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    I remember a few "white knuckle rides" when I was in my late school/student years (1990-92). One memorable journey was from Aberdeen to Glasgow on a Caledonian Express service. The route took the A92 coast road from Aberdeen to Dundee rather than the more direct A94 (now A90), and the vehicle was a relatively new Volvo B10M/Plaxton Expresssliner. The driver was (putting it politely) eager to make good progress and somewhat lacking in patience, and it made for a rather hair-raising journey. Of course, that was when vehicle limiters were set to 70mph. The early morning National Express (around 7am) from Aberdeen also took the same route, and usually ran with one of Bebb's Setras - that could often be quite a fast run with the right (or wrong!) driver.

    Anyone who travelled on Citylink routes with Rapsons (what speed limiters?!) around that time will probably remember a few hair-raising journeys. I didn't do the Inverness - Perth leg very often, but when travelling south from Aberdeen, I'd usually have to change at Perth for Edinburgh. If one of their elderly Volvos arrived from Inverness (usually late) I was guaranteed a "spirited" journey along the M90, with some heart-stopping moments along the way! Conversely, if it was one of Midland Bluebird's Tigers that turned up my heart would sink, knowing that it would struggle going up that bloody hill south of Perth.

    Happy days :)
     
  14. Jordan Adam

    Jordan Adam Established Member

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    December 2015, i had First Aberdeen's Volvo B7LA Wright Eclipse Fusion 10158 on a late running service 1 from Garthdee to Danestone. The driver really gave the bus a good kicking and showed what it was really capable of. Racing down the parkway at over 50MPH in a bendy bus is quite something!

    More recently i had a ride on the well known K1GRT around the Alford area. The whole route lasting about half an hour involved very narrow and tight B-Roads along with a hump bridge. Likewise quite something when you're sitting at the back of a bendy!

    'Bendy babble' aside, every run i've had in a manual Setra (Often the Allan & Black examples has been enjoyable! The noise the Merc examples make with their huge oversize engine! Just bliss.

    It's a shame in their later years Rapson's had a habit of putting stupid limiters on their vehicles. Pretty much all the Euro 3/4 stock they had was limited to 45MPH!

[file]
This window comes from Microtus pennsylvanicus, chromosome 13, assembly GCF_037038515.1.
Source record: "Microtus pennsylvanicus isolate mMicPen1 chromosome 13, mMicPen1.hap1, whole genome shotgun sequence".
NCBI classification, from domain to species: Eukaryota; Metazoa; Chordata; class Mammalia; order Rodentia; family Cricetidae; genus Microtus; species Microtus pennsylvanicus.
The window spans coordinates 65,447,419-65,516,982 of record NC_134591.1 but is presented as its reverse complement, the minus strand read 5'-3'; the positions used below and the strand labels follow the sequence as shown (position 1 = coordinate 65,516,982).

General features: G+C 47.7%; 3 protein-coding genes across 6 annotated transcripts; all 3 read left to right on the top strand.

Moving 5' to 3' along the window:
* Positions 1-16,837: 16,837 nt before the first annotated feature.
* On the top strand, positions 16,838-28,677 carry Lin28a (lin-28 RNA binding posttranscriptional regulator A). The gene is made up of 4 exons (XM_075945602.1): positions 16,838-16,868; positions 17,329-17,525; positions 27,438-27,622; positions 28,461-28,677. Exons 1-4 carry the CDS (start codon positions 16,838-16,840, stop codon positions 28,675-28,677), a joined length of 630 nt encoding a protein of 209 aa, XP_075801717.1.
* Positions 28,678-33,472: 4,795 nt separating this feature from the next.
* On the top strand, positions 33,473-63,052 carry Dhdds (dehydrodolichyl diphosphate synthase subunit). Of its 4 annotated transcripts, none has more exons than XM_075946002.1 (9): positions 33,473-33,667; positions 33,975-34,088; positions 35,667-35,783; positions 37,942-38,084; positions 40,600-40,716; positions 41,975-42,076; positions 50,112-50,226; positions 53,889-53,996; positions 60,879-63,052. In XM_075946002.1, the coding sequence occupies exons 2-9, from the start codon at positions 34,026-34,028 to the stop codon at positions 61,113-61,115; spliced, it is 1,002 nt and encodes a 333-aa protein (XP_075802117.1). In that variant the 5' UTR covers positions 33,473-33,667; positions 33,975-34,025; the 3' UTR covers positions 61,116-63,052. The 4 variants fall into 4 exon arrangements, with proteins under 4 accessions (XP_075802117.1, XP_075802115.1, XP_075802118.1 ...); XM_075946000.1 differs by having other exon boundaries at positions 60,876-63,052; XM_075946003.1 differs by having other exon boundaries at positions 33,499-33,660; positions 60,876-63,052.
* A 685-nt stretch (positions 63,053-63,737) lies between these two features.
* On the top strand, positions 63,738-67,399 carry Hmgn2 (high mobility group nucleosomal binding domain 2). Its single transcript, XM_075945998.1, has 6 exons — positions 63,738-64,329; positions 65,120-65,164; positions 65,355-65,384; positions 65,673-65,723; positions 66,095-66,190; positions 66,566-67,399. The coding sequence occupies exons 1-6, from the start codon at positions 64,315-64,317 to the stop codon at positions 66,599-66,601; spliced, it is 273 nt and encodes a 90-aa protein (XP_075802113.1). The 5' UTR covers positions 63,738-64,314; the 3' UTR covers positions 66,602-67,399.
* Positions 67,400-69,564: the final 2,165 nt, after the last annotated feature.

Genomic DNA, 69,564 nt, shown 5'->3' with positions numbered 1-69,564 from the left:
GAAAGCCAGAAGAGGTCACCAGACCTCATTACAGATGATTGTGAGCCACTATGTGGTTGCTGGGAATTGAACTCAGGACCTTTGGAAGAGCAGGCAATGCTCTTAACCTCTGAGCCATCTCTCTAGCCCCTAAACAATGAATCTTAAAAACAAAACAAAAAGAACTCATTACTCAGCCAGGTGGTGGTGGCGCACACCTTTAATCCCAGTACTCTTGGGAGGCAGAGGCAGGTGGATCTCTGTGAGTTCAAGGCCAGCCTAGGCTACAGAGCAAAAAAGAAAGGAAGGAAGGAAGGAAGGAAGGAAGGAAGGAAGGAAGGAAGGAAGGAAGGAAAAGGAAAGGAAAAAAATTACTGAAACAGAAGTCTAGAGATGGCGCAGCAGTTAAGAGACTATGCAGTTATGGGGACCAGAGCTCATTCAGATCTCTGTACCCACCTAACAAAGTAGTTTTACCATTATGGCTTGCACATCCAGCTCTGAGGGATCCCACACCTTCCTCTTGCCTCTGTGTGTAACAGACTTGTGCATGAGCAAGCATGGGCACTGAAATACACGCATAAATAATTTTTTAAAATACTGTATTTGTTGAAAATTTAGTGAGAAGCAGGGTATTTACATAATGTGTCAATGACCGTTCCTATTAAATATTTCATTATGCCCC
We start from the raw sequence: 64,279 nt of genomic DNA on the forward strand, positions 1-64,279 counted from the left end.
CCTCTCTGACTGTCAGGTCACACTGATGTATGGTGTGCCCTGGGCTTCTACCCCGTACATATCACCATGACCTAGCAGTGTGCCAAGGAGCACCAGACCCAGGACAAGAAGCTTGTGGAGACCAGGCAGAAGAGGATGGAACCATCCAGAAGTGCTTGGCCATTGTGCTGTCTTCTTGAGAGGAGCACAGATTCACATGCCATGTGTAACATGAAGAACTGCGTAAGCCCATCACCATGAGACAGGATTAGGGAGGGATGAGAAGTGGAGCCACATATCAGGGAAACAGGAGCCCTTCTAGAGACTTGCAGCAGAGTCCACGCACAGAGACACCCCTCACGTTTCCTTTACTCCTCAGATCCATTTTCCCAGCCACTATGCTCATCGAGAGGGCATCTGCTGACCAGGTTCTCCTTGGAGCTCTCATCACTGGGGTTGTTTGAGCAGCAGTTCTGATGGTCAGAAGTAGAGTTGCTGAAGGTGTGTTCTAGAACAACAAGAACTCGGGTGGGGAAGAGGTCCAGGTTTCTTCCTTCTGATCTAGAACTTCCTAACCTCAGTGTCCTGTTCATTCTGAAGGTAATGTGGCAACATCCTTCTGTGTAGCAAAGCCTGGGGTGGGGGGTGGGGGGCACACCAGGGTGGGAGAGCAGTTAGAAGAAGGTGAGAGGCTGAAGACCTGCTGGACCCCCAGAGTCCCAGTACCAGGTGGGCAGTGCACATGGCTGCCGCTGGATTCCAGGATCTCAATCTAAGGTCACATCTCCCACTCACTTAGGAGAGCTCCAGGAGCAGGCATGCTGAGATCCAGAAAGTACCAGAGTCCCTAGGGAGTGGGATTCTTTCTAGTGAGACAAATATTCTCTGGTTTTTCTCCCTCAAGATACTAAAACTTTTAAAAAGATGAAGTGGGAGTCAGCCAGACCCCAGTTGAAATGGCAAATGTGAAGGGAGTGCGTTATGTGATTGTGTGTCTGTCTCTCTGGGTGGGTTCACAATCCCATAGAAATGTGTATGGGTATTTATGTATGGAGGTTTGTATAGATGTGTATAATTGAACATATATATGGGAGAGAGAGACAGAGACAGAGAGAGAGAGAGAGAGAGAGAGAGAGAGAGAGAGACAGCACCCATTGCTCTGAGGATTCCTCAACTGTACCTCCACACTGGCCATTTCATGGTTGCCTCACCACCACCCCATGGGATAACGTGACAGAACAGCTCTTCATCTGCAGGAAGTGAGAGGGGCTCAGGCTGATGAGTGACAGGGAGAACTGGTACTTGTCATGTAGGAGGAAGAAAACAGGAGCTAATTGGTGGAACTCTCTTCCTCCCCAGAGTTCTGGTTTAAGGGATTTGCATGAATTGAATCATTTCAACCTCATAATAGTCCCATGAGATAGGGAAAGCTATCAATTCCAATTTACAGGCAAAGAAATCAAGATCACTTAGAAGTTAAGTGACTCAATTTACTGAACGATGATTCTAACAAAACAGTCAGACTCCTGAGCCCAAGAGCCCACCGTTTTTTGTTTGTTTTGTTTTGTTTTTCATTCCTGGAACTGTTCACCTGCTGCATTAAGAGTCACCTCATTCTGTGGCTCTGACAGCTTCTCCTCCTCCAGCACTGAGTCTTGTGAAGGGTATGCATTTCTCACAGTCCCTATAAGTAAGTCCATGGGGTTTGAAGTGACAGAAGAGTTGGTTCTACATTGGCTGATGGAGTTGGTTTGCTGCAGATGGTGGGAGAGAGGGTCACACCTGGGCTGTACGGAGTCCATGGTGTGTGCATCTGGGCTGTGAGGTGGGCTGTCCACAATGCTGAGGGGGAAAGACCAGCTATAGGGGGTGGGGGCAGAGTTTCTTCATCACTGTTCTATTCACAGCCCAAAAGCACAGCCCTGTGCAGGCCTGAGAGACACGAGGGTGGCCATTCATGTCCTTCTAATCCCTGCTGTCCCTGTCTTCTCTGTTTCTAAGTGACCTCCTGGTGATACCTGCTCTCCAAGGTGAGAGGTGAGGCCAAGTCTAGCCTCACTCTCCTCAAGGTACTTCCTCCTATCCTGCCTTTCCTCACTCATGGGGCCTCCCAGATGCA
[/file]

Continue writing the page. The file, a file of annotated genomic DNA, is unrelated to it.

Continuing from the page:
15. FOH

    FOH Member

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    Universitybus Bluebirds before they had the speed limiters fitted. They'd bomb up and down the dual carriageways spanning out from Hatfield with a shockingly bad sprung ride.
     
  16. Bungle158

    Bungle158 Member

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    A bit of a hike, but l just took a local bus on the castle route in Gjirokaster Albania. Crazy, death defying corners, no barriers and steep cobbled tracks. Great fun
     
  17. cambsy

    cambsy On Moderation

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    I have had some somewhat over the speed limit coach journeys in the 80’s-90’s, one was a an early National Express Express liner, did Victoria to Birmingham, the coach had no governor and the drivers were keen to use it, speeds were 85-90mph, even between Victoria and Heathrow, and on the M25 and M1, had a couple a of times a Volvo Vanhool M39HJR, which due to blowing the clutch took governor off, and on one run left Golders Green on time and arrived Leeds about 45 mins early, was doing 85 up the M1, middle of the day, and would run regularly at 70mph though supposed do 62mph, had a return trip to Poland and coming back we were doing 70-80mph through Germany though supposed do 50mph, and 80mph coming into Calais overtaking everything in sight, left over hour late and arrived Victoria over hour early, another time had another National Express racing a lorry downhill both doing 80mph, the coach won, had one nutter driver recently doing the 404 from Victoria to Exeter, Paxton elite, was held up and extra drops, though not breaking 62mph, he raced at 60mph through 30mph villages, overtook car coming out of Bristol Airport double white line on bend, absolute nutter, his nickname was Mad Max, entertaining journey, coach rocking a lot, The Parks of Hamilton Plymouth drivers certainly dont hand around on minor roads.
     
  18. Bobdogs

    Bobdogs Member

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    I recall being behind the driver on a Midland Red express coach from Birmingham to London in the early seventies. Foot flat to the floor on the M1, pouring with rain, wipers in not the best of condition, outside lane all the way, occasionally slamming on the brakes when somebody dared to pull out in front of us. At the time, although they were timetabled, you turned up at Digbeth coach station where the coaches were waiting and left as soon as they were full.What an awful smoke filled dump that was.
     
  19. 6Gman

    6Gman Established Member

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    Shortly after they were introduced I was in Glasgow and fancied a ride on a Metropolitan. I was vaguely aware that they operated the 64 to Auchunshuggle (wherever that might be) so caught one. What I didn't realise that it passed Parkhead football stadium, it was a Saturday afternoon, and Celtic were at home. It quickly got very busy but it was well able to handle both acceleration and braking (the better lubricated football fans found it a bit more of challenge ...).

    Good fun.
     
  20. Busaholic

    Busaholic Established Member